In 30 of these 120 scenarios, Klein found a second team competing to achieve the exact same goals. The “losing team” had all the same information as the “winning team”, but they failed to make the same discovery. These 30 scenarios allowed Klein to study and classify Insight under life and death consequences in the field, as opposed to studying it in a psychology lab playing games for nickels and quarters. Klein published his research in a book titled, “Seeing What Others Don’t: The Remarkable Ways We Gain Insight”.

I fall in love with almost every book, but I really love this one.

Klein describes the mind as a Collection of Beliefs that combine in various ways to create Stories. For example, let’s use the simple statement, “The sky is blue.” That’s a story. You have beliefs from your past related to the word “sky”. You have beliefs from your past related to the word “blue”. You even have beliefs from your past related to the word “is”.

When you combine these beliefs into the story, “The sky is blue”, your neural network automatically calculates a statistical confidence interval for the entire story. If I told you, “The sky is blue” at night, your Bayesian confidence would be very different than if I told you that same story during the day. You don’t have to consciously calculate doubt. You feel doubt. That’s how integral doubt is to our lives.

What I like about this “collection of beliefs” idea is that it dovetails nicely with our neurobiology. Our neural networks hold our beliefs in nodes, just like an artificial neural network. The axonal connections between our neurons carry a signal strength for how strongly the ideas should be connected because human brains are Large Language Models, just like ChatGPT.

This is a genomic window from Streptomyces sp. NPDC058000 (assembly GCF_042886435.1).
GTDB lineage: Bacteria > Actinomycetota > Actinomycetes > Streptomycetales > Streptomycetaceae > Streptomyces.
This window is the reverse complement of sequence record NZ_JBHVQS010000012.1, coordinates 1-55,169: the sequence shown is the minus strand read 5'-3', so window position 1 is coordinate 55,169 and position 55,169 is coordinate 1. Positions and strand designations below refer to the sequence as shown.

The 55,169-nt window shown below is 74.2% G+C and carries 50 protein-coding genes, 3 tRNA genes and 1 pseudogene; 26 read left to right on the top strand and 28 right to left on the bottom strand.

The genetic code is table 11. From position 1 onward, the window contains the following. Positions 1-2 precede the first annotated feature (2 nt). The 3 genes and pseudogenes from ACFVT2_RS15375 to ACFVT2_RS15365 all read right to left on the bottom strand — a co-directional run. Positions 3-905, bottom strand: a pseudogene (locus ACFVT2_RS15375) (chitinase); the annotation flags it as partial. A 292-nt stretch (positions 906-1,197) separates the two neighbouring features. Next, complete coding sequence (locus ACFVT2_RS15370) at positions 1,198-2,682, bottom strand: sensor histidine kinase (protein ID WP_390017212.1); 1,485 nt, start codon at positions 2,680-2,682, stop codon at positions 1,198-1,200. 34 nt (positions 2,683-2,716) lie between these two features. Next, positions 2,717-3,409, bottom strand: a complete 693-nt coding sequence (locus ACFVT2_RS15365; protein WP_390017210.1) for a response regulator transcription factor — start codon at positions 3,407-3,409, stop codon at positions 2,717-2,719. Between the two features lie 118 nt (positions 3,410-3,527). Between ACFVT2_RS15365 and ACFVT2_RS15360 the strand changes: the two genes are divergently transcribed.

Seeing is not believing. Believing is seeing.

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Seeing What We Believe

The point of all those examples in Klein’s book is that our neural networks generate real patterns of physical electricity that change with each thought.

Computer scientists have trained digital neural networks to watch the electrical patterns in our quantum neural networks to guess what we are seeing and hearing in the real world. These algorithms are way smarter than just guessing if we are thinking about the word “sky”. These algorithms can look at the electrical patterns in our neural networks and reconstruct what our eyes are seeing.

Here’s a story about it from NBC news, “From brain waves, this AI can sketch what you're picturing”.

Here’s a nerdier example from IEEE Spectrum, “Can AI and fMRI “Hear” Unspoken Thoughts?”.

And if you really want to nerd-out on it, here is “Hyperrealistic neural decoding for reconstructing faces from fMRI activations via the GAN latent space”.

I’ve reviewed several of these experiments and they are all extremely impressive. And scary. The longer an AI is allowed to train on a human’s neural network, the more accurately it will predict its thoughts. But what’s most surprising about this research is that even when these algorithms are tested on a human neural network they’ve never seen, they still guess far more accurately than chance.

In another local news story, AI researchers read their human subjects this quote from the Wizard of Oz:

When she had finished her meal

and was about to go back to the road of yellow brick

she was startled to hear a deep groan nearby

Researchers cleverly chose the passage that introduces the scarecrow, who doesn’t have a brain. The local news reporter covering the story asked the researchers to try their algorithm on him without any prior training. Here’s what the AI thought the reporter heard, in English, just by watching his neural network hear the quote above: